Brian Houston trial: Hillsong founder denies blaming victim

Despite admitting to molesting a child in 1970 and having his preaching credentials stripped of him, pedophile Frank Houston was still given a retirement package when he left the church, his son Brian Houston told a court.

Hillsong founder Brian Houston is fighting allegations in Sydney’s Downing Centre Local Court he concealed his father’s sexual abuse of a then seven-year-old boy more than 50 years ago.

Brett Sengstock was sexually assaulted by Frank Houston, who was at the time a travelling preacher based in New Zealand, inside his family’s Coogee home in January 1970.

Mr Houston, 68, vehemently denies the claims and says his decision to not go to police when he learnt of his father’s offending in October 1999 did not amount to a cover up.

He pleaded not guilty to one count of concealing a serious indictable offence and says his actions were reasonable given his father’s victim, as an adult, later told him he wanted to remain anonymous and did not want to go to authorities.

At the end of his third day in the witness stand, Mr Houston revealed his father was given a retirement package more than a year after he admitted to the offending.

The court heard the package was going to “financially look after” Frank and Hazel Houston.

The retirement letter was tabled at an elder’s meeting, where Mr Houston conceded the thought “would have crossed his mind” that his father couldn’t retire from a job he had been fired from.

“He had been fired from preaching, had his credentials taken, he’d been asked to leave Hillsong … this was an attempt to sign him off as an administrator,” Mr Houston said.

Crown prosecutor Gareth Harrison suggested he was being allowed to “quietly retire” with no public announcement being made he was an “admitted pedophile”.

“What I’m suggesting to you is, what is clear from this meeting, Frank was being allowed to resign quietly,” Mr Harrison said.

Mr Houston said his mother was “foremost in people’s thoughts” when it came to the financial package as she had worked her whole life at the church and was not accused of any wrongdoing.

He said he couldn’t explain the motivation of the board, only that they wanted to look after his mother.

Mr Harrison suggested it was an attempt to “conceal the true reason Frank was leaving”.

“I don’t believe there was any attempt to conceal Frank’s pedophilia,” Mr Houston said.

“Frank had been gone from the church for almost 12 months.”

Earlier in the day Mr Houston said claims he blamed the victim were “absurd”.

During the proceedings, Mr Sengstock gave evidence that he had a phone conversation with Brian Houston, who was defending his father and told him “you tempted my father”.

Mr Sengstock told the court he was “shocked” by the allegation.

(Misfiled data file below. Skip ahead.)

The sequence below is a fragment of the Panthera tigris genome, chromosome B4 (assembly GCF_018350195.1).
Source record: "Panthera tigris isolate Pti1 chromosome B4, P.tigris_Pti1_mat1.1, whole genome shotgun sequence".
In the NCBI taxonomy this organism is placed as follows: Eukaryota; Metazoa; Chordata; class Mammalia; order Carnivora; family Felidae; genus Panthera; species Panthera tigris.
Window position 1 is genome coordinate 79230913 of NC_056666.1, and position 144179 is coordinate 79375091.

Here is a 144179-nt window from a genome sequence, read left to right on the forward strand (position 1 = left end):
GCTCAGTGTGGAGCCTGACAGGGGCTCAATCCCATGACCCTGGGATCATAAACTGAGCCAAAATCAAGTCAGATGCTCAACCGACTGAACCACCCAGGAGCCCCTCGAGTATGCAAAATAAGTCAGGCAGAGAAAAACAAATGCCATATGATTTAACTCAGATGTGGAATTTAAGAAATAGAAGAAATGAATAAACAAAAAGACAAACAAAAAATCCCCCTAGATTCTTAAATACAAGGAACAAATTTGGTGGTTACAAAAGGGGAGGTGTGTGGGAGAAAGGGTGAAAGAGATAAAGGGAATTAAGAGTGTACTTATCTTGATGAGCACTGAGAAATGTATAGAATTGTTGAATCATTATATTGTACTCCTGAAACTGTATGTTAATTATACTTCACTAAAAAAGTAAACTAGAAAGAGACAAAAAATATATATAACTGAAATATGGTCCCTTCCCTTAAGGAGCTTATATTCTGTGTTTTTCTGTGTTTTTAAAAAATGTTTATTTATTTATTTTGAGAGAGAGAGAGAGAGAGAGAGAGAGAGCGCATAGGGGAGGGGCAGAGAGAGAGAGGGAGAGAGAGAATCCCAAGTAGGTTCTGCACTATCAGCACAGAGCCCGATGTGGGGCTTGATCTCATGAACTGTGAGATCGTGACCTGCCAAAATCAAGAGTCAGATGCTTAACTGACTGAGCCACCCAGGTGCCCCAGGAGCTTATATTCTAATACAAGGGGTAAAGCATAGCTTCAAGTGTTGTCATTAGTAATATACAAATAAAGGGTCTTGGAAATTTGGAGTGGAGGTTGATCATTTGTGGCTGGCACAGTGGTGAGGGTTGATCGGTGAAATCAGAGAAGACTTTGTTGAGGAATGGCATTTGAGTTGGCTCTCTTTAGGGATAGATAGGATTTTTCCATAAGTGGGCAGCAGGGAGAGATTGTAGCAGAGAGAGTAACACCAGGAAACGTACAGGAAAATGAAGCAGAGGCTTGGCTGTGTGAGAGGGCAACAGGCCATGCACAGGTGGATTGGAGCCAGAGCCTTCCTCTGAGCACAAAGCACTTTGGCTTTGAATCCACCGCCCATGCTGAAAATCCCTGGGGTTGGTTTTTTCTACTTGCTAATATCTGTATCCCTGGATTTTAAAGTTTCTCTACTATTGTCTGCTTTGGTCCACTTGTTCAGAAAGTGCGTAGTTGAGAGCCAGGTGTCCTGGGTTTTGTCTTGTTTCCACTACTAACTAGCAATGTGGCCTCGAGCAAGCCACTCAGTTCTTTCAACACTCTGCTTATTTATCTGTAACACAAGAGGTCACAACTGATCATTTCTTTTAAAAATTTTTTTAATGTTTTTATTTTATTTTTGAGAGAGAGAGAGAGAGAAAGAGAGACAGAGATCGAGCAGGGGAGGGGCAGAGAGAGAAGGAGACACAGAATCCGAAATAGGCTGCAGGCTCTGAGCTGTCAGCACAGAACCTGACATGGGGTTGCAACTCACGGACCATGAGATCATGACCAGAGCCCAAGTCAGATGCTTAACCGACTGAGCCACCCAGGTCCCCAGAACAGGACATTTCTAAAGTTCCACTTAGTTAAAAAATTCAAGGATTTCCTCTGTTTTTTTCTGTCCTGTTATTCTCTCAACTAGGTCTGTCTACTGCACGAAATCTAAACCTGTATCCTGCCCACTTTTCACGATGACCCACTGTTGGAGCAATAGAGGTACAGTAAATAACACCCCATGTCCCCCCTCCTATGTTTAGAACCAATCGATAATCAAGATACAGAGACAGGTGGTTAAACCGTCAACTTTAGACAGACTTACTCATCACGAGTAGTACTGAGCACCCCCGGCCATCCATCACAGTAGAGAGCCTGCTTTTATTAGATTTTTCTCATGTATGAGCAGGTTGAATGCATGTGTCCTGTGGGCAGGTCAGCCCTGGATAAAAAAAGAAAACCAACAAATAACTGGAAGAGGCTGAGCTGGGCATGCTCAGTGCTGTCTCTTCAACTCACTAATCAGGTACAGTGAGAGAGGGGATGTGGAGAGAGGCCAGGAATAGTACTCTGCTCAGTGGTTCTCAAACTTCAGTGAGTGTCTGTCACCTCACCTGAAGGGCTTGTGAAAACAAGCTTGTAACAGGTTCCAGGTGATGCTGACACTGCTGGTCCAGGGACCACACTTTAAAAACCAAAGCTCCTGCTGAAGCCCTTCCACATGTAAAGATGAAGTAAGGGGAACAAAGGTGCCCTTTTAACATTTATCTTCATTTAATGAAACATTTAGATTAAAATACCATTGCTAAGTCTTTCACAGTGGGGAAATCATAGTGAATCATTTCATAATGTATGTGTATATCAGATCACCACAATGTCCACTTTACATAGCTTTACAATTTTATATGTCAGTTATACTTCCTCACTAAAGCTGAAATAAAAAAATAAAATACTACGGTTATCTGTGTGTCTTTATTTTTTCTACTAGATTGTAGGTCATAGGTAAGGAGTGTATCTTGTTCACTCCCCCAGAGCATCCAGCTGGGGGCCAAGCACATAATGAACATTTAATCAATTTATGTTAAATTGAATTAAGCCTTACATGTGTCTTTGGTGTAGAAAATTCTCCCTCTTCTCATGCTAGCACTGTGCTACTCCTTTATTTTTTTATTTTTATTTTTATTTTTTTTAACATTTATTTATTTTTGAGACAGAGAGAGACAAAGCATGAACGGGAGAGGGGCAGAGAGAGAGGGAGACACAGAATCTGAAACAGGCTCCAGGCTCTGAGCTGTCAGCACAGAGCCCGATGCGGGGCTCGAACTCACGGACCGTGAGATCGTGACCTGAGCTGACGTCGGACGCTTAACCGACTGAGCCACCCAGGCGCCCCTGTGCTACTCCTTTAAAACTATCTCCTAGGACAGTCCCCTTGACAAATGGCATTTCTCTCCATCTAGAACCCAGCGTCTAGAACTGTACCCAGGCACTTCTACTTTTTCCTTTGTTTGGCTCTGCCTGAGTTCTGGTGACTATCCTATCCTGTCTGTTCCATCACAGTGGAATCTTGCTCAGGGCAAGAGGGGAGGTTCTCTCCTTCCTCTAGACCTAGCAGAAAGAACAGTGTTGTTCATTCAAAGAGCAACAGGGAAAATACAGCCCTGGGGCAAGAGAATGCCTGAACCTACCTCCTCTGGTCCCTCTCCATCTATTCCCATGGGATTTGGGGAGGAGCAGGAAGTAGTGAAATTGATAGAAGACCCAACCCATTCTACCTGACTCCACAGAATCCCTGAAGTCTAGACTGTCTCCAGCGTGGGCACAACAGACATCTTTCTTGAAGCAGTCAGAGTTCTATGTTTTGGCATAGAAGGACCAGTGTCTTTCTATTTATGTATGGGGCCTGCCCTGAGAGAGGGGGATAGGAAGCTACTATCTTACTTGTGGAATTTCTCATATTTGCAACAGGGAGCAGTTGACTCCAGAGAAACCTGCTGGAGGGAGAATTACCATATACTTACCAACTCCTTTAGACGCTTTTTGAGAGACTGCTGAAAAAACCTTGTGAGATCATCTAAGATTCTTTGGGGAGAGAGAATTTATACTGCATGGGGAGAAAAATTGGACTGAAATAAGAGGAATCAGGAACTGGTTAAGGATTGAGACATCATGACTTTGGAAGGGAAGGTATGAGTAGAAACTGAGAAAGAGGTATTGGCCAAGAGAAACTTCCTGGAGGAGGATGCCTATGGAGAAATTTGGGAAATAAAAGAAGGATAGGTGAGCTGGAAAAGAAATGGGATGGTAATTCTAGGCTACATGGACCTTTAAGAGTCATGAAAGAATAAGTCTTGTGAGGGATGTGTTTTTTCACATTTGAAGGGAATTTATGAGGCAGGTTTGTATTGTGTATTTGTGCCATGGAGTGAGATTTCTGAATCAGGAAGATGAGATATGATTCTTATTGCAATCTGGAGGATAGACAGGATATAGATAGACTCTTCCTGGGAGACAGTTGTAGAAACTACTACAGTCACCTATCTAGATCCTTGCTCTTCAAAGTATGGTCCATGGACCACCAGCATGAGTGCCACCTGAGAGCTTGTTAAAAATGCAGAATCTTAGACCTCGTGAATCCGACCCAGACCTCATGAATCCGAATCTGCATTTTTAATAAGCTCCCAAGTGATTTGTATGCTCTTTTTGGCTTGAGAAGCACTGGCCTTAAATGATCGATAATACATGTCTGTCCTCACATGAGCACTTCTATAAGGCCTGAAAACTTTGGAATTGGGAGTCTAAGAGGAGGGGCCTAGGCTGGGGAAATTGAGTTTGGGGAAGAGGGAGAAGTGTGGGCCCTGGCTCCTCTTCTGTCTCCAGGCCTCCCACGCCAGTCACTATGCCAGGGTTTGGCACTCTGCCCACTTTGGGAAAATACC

But on Monday, Brian Houston said the claim was “absurd” and he wasn’t defending Frank Houston.

“It’s nonsense, who would say that about a seven-year-old boy,” he said.

“It’s just an absurd notion.”

Brian Houston told the court he respected the victim’s wishes by not reporting the matter to police.

Frank Houston was stripped of his credentials as a pastor for the Assemblies of God and died in November 2004.

Mr Harrison suggested Brian Houston never went to police because he was attempting to conceal the matter from them.

He responded simply: “That’s not right.”

But he did concede he had “free will” to report the matter to police but ultimately chose not to.

“When you exercised your free will to report this to the national executive (of the AoG) and not to police, the church was the ultimate authority for you in the matter,” Mr Harrison suggested.

Brian Houston said: “I didn’t compare the police and church about who were the ultimate authority.”

He continuously denied putting the “interests of the church” first, saying it would have been “resilient” if the “scandal” was made public.

Brian Houston accepted if the allegation was made public, the church’s reputation might have been damaged.

“(I tried) to protect more than the church, to protect Brett, to protect all of the parties, myself and I guess the church,” he said.

Earlier in the day, Mr Harrison asked why he didn’t “go to police and disclose the allegation” his father admitted to molesting Mr Sengstock without “disclosing his identity”.

“I knew I had no option but to talk to church authorities, I believe Brett’s wishes should be respected when it came to the police,” he told the court.

He was further questioned by magistrate Gareth Christofi, who asked in “what sense” did he have no option.

Brian Houston said it would have “been a cover up” if he had done nothing after he was told of the incident and knew it was “always a possibility” his father could go to jail “until the day he died”.

“My intention was to never ever be guilty of a cover up,” he said.

Mr Christofi questioned further: “Did you ever say to Brett in these conversations, if you do want to go to the police, the church will support you?”

“I don’t remember using those words but I certainly did not in any way try to inhibit his ability to go to the police,” Brian Houston answered.

Mr Christofi tried again: “You believe Brett … wanted the matter to remain confidential.”

Brian Houston told the court that Mr Sengstock wanted “control” and thought he had “lost control” when his mother disclosed the information.

“He didn’t want to lose more power or control on his own life,” he said.

Brian Houston’s Hills Christian Life Centre would later merge with Frank Houston’s Sydney Christian Life Centre to become Hillsong.

The trial continues.

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